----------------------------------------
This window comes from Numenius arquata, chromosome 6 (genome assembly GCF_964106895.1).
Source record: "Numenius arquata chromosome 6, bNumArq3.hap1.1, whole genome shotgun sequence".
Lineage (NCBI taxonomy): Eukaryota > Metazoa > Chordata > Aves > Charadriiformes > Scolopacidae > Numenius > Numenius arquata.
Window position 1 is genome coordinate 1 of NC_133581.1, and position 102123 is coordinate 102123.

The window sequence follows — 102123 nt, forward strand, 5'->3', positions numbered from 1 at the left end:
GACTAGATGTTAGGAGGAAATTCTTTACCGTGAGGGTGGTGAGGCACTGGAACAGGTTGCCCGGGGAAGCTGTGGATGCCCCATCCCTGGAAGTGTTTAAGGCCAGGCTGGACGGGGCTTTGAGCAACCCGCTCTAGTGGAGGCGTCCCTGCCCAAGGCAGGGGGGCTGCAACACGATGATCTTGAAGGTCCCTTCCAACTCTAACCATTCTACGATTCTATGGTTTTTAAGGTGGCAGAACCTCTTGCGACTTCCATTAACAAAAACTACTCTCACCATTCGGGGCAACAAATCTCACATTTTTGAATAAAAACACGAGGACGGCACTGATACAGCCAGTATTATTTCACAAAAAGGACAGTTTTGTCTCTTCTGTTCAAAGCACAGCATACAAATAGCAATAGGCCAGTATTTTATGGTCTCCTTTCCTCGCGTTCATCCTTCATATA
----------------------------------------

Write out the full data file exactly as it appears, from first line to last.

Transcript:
This window comes from Numenius arquata, chromosome 6 (genome assembly GCF_964106895.1).
Source record: "Numenius arquata chromosome 6, bNumArq3.hap1.1, whole genome shotgun sequence".
Lineage (NCBI taxonomy): Eukaryota > Metazoa > Chordata > Aves > Charadriiformes > Scolopacidae > Numenius > Numenius arquata.
Window position 1 is genome coordinate 1 of NC_133581.1, and position 102123 is coordinate 102123.

The window sequence follows — 102123 nt, forward strand, 5'->3', positions numbered from 1 at the left end:
GACTAGATGTTAGGAGGAAATTCTTTACCGTGAGGGTGGTGAGGCACTGGAACAGGTTGCCCGGGGAAGCTGTGGATGCCCCATCCCTGGAAGTGTTTAAGGCCAGGCTGGACGGGGCTTTGAGCAACCCGCTCTAGTGGAGGCGTCCCTGCCCAAGGCAGGGGGGCTGCAACACGATGATCTTGAAGGTCCCTTCCAACTCTAACCATTCTACGATTCTATGGTTTTTAAGGTGGCAGAACCTCTTGCGACTTCCATTAACAAAAACTACTCTCACCATTCGGGGCAACAAATCTCACATTTTTGAATAAAAACACGAGGACGGCACTGATACAGCCAGTATTATTTCACAAAAAGGACAGTTTTGTCTCTTCTGTTCAAAGCACAGCATACAAATAGCAATAGGCCAGTATTTTATGGTCTCCTTTCCTCGCGTTCATCCTTCATATA